Very easy to identify thanks to its soft sweet aniseed fragrance, fennel is a biennial plant of which the bulb is eaten for its culinary value as well as its health benefits and therapeutic value.
This herb vegetable native the Mediterranean area and the Caucasian mounts is very popular in Italy. It belongs to the Apiaceae family and grows up to 32 inches (80 cm) tall.
- Gardening: How to grow fennel
Health benefits of fennel
With high levels of carbohydrates, vitamin C, potassium and calcium, fennel is a vegetable which has many beneficial properties that support crucial body functions.
- Just like aniseed, coriander and caraway, fennel is one of the “four warm seeds”, it eases digestion, is a carminative and galactagogue (activates lactation). Fennel increases contractions, activates the glands of the digestive tract for them to secrete more fluids, and really works well against unwanted flatulence.
- Popular medical lore recommends fennel seeds for lactating mothers, since they increase lactation.
- In poultices, fennel leaves soothe swollen breast pains of women who are breast feeding.
- Fennel root stimulates the appetite. It is also diuretic. It effectively does away with water retention: ankles, legs, feet, eyelids or bloated stomach. Its benefits spread to all the parts of the body that are impacted by water retention.
Did you know…?
Fennel is a spice that French Provence particularly holds dear. Fennel delicately flavors fish, olives and… snails! Thinly chopped and spread on difficult to digest meals, fennel leaves help the body digest them nonetheless.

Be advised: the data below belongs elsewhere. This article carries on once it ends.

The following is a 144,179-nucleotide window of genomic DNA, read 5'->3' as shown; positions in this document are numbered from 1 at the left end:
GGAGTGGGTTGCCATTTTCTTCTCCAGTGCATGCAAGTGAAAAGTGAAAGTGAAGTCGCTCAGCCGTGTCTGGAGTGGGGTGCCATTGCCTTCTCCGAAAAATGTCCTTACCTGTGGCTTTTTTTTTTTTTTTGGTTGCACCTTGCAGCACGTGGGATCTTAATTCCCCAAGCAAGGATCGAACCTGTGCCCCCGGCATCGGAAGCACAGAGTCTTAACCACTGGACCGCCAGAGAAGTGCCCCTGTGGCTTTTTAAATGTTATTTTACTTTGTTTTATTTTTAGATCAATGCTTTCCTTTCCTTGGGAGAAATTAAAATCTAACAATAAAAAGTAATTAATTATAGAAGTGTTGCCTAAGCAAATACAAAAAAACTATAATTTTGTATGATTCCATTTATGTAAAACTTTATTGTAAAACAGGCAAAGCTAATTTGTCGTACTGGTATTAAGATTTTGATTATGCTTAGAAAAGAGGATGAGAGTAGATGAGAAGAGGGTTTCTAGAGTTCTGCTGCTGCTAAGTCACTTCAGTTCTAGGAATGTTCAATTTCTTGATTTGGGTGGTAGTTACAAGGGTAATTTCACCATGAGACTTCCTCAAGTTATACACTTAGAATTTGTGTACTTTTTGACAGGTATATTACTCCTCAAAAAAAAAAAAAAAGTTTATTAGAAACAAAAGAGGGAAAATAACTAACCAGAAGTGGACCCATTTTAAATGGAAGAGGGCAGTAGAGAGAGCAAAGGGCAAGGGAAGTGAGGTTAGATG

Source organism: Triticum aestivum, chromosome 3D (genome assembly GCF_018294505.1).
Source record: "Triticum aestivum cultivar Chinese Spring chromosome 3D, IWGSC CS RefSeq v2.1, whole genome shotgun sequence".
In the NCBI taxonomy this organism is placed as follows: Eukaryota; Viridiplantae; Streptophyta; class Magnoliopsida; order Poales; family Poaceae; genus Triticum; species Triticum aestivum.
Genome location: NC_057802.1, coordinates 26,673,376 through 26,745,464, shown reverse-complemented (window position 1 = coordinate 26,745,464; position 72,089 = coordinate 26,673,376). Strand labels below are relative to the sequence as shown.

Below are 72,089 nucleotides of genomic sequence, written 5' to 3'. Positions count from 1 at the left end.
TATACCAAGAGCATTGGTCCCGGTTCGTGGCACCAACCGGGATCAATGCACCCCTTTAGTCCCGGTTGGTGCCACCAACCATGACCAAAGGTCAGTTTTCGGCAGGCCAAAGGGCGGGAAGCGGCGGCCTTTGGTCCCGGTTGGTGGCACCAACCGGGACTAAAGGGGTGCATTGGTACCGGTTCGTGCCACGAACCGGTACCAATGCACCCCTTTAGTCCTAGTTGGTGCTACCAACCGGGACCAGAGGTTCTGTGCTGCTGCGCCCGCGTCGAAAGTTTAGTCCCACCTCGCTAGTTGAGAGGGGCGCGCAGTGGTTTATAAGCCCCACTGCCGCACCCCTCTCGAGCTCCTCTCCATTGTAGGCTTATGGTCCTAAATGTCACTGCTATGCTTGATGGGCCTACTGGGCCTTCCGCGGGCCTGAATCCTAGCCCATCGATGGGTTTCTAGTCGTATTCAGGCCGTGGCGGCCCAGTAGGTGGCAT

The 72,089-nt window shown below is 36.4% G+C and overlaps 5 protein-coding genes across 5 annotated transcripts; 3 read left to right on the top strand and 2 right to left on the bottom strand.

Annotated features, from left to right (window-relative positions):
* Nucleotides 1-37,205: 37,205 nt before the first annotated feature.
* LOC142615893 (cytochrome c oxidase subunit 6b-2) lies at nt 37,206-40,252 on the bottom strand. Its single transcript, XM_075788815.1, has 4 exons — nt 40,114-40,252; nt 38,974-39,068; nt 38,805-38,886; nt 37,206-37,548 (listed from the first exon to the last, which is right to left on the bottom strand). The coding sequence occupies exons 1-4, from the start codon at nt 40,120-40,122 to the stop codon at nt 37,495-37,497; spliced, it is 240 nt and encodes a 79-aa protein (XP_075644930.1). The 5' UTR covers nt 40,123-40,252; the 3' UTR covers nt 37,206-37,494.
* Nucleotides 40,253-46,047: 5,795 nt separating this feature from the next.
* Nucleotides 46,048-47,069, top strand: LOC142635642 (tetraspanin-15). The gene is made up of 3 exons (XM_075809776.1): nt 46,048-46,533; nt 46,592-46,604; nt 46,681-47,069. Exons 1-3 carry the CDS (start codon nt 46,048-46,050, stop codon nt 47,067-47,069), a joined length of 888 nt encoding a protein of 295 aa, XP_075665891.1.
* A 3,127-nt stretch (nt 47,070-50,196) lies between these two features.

Fennel root decoction: 0.7 to 1 oz (20 to 30 g) roots par quart (liter) of water as a diuretic or simply to excite the appetite.
Fennel seed infusion: use ½ to 1 oz (15 to 30 g) seeds for 1 quart (1 liter) boiling water. Drink one cup after each meal. It is also possible to prepare stimulating wine, if you macerate 1 to 1½ oz (30 to 50 g) seeds for 1 quart (1 liter). Drink one cup during large meals to aid digestion and increase lactation.
- External use
Crushed fennel leaf poultices or concentrated leaf decoction compresses. Use against the swollen breast pains.
Growing fennel for its health benefits
For fennel, sun and heat are the rule. Other than that, fennel appreciates light soil, cool and humus-rich, but never drenched with water.
- Gardening: how to grow fennel
For propagation, sow in a sheltered place in March and April or sow in the vegetable patch directly from May to July. Thin to 8 inches (20 cm).
Growing fennel in pots isn’t really recommended. It is much less vigorous and tends to have trouble forming a head.
Watch out for small bugs!
The only worry to keep in mind is aphids.
Types and varieties of fennel
The fennel that is most eaten is the Florence fennel.
Fennel in cooking
Once cooked, fennel has less calories than when it is eaten raw. However, it also loses its vitamin C in the process.
Fresh or dry fennel leaves delicately flavor fish, mixed salads and sauces. The fennel head or bulb can be eaten raw or cooked (grilled or steamed).
Savory ideas with fennel
- Use young fennel sprouts and any simple mixed salad will raise to a godly status.
- Older fennel leaves can be eaten quite like vegetables.
- Fennel stems can also be eaten while still tender and young.
- Flowers from the fennel plant have a sweet and warm taste. They are used to flavor meals and prepare excellent herbal tea with digestive properties.
- Fennel seeds: they are a spice that you must absolutely have. In Indian restaurants, they are offered at the end of the meal, for digestion and for good breath.
Nutritional content of fennel
25 kcal / 3.5 oz (100 g). Fennel is appetite-inducing and diuretic. It contains potassium, calcium, fiber, carotene as well as vitamins A, B, C, E, B9. In the form of herbal tea, it increases the quality of sleep.